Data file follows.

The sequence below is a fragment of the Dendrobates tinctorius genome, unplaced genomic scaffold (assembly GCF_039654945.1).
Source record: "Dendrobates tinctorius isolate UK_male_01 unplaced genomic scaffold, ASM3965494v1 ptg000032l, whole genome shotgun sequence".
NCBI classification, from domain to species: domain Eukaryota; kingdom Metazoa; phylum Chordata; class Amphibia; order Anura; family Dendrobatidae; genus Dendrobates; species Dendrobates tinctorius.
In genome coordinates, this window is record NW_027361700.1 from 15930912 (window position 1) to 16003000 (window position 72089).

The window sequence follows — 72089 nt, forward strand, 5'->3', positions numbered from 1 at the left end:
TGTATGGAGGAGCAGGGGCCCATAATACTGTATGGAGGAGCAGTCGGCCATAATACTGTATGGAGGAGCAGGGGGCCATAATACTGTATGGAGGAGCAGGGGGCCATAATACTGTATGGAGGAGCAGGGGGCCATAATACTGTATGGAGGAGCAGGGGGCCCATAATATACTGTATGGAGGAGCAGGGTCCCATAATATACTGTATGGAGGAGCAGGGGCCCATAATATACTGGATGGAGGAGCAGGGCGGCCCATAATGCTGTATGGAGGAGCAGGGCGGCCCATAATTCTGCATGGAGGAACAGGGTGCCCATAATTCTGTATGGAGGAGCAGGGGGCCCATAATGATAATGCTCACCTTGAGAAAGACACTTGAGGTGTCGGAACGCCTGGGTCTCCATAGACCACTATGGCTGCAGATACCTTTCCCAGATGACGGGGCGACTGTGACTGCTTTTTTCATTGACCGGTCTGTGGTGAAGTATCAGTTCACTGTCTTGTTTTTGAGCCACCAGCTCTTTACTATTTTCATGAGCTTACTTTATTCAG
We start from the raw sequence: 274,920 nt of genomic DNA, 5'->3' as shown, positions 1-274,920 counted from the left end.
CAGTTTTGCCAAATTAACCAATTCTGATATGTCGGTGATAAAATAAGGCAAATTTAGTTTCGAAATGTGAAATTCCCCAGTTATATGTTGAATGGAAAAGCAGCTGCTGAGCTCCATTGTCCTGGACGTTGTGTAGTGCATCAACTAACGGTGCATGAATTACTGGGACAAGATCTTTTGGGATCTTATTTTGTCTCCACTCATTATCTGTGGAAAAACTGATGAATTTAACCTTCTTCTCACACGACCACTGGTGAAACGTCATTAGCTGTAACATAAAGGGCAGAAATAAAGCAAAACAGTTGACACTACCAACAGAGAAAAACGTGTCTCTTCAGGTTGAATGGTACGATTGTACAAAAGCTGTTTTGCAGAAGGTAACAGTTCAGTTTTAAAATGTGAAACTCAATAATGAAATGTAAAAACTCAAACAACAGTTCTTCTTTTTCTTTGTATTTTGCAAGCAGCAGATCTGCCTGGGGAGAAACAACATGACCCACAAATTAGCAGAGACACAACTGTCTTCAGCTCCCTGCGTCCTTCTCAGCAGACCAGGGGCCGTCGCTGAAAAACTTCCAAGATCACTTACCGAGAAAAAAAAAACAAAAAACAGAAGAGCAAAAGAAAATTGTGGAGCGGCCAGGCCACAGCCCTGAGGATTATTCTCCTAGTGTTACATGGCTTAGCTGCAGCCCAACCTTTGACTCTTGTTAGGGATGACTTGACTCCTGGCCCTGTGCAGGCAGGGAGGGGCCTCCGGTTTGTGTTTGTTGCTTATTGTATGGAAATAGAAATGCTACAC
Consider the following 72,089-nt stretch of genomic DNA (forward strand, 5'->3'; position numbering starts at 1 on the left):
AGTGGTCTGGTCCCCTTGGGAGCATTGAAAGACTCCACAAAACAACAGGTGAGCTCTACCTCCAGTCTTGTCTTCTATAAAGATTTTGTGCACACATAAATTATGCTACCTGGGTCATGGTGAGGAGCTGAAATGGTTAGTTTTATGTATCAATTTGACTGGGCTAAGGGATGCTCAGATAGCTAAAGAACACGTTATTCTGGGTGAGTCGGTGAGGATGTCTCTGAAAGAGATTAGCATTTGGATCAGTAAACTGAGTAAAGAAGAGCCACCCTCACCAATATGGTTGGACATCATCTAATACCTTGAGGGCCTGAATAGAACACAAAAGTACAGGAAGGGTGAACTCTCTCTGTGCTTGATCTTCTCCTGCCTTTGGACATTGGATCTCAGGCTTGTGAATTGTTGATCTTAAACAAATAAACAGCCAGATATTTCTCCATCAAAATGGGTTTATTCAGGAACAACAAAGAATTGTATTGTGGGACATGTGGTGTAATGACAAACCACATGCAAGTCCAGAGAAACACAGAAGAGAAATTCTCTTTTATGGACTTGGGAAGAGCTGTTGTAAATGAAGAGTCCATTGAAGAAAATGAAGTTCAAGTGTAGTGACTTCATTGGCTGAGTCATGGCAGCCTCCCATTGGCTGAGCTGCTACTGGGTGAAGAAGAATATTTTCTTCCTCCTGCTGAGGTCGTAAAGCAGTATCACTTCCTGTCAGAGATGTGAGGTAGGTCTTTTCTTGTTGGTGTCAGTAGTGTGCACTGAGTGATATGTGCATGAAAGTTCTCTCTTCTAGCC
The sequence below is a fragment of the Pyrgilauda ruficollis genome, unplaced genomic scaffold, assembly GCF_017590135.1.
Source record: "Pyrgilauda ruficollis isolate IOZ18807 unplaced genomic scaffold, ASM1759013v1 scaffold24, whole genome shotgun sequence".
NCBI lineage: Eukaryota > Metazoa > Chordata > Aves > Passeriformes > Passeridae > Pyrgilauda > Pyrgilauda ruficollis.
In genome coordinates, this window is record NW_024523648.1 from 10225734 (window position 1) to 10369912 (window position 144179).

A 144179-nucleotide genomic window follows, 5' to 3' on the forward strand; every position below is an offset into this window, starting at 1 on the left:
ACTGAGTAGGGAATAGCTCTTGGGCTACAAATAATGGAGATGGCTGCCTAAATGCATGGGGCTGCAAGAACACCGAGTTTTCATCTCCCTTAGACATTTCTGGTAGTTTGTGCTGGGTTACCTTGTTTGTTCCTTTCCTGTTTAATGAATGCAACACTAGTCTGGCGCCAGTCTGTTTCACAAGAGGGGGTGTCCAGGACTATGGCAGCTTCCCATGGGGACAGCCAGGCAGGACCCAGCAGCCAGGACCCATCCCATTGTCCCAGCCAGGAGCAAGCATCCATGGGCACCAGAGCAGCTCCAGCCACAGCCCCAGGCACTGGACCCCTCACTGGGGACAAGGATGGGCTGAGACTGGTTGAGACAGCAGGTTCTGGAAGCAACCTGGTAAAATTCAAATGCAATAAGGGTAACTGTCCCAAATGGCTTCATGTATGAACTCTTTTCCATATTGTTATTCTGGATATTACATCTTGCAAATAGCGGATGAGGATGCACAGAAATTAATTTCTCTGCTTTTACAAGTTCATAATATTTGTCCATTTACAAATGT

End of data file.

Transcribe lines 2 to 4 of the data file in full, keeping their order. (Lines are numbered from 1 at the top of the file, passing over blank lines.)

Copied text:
Source record: "Dendrobates tinctorius isolate UK_male_01 unplaced genomic scaffold, ASM3965494v1 ptg000032l, whole genome shotgun sequence".
NCBI classification, from domain to species: domain Eukaryota; kingdom Metazoa; phylum Chordata; class Amphibia; order Anura; family Dendrobatidae; genus Dendrobates; species Dendrobates tinctorius.
In genome coordinates, this window is record NW_027361700.1 from 15930912 (window position 1) to 16003000 (window position 72089).